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Racism In To Kill A Mockingbird

Decent Essays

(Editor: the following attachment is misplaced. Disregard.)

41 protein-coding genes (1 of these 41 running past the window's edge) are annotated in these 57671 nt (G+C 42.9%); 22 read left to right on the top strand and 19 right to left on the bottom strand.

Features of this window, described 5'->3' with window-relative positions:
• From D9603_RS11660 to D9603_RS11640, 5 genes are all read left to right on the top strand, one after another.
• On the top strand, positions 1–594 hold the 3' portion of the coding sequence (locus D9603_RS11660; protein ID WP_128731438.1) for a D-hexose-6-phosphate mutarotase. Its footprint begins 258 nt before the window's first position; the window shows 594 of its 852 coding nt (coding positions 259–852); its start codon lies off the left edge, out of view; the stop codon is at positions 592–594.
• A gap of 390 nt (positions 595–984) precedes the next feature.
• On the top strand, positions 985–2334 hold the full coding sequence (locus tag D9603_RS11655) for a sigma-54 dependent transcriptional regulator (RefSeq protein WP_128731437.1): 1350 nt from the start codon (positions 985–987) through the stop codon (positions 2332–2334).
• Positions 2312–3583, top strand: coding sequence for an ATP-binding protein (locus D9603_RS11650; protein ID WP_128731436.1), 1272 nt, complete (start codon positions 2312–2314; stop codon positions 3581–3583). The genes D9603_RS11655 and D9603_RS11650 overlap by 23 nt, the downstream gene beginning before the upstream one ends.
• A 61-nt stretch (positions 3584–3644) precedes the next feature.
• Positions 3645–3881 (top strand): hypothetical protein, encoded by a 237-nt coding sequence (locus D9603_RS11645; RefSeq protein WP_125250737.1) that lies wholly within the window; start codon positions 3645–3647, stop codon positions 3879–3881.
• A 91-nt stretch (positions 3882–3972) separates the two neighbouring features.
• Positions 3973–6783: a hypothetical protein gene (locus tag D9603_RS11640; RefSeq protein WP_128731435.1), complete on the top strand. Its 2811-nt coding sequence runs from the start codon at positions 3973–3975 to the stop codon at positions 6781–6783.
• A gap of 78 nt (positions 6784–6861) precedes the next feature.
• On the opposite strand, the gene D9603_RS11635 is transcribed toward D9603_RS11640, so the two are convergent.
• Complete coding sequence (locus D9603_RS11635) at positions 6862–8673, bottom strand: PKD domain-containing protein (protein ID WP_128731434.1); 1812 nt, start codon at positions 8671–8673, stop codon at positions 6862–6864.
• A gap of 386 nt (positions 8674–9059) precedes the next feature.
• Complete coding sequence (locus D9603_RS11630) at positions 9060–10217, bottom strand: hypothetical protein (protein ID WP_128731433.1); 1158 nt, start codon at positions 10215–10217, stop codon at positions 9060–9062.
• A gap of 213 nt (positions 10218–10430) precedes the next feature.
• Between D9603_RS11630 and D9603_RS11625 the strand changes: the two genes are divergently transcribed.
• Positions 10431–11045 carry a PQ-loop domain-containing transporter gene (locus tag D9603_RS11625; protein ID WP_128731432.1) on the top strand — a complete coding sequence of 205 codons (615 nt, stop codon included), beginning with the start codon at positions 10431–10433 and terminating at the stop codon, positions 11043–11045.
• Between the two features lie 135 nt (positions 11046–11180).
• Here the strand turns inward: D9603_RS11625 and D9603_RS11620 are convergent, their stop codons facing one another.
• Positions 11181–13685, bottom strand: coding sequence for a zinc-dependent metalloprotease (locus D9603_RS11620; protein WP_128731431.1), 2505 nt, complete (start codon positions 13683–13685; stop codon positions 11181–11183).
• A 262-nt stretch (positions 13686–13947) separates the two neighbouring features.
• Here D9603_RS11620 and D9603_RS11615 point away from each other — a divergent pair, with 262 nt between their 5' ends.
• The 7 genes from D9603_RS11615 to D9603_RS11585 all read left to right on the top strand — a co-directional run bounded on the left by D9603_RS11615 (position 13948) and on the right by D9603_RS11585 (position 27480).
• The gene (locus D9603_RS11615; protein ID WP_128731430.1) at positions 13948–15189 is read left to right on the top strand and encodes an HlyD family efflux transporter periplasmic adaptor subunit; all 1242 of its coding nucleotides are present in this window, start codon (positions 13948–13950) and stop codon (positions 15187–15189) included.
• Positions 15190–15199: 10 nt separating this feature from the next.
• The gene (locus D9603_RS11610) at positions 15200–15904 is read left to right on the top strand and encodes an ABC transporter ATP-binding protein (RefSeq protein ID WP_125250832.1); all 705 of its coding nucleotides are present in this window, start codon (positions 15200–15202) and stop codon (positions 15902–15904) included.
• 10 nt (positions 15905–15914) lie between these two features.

The youthful innocence and childhood ends when a child is exposed to tragedy. The grim reality of adult life can ruin a child’s positive outlook on life. For example, in To Kill A Mockingbird, Scout’s traumatic experience made her see her town in a whole new way after witnessing Tom Robinson’s trial. She now see the bias and racism that the men she sees everyday. As Scout read Mr. Underwood’s editorial, she realized the truth about the unfairness of the trail. The excerpt that displays Scout’s thoughts says, “How could this be so, I wondered, as I read Mr. Underwood's editorial. Senseless killing—Tom had been given due process of law to the day of his death; he had been tried openly and convicted by twelve good men and true; my father had fought for him all the way. Then Mr. Underwood's meaning became clear: Atticus had used every tool available to free men to save Tom Robinson, but in the secret courts of men's hearts Atticus had no case. Tom was a dead man the minute Mayella Ewell opened her mouth and screamed,” (Lee 323). Scout is discouraged when she realized the moral advice that Atticus had given her had failed in the courtroom. In Tom’s trial, she saw how racism trumps justice. In The Pact, Mike suffers a great loss at such a young age. The death of his best friend was a traumatic event that went with him his whole life. As weeks passed after Ricky’s death, Mike felt an overwhelming sense of regret that weighed on his heart forever. An excerpt from the book states,
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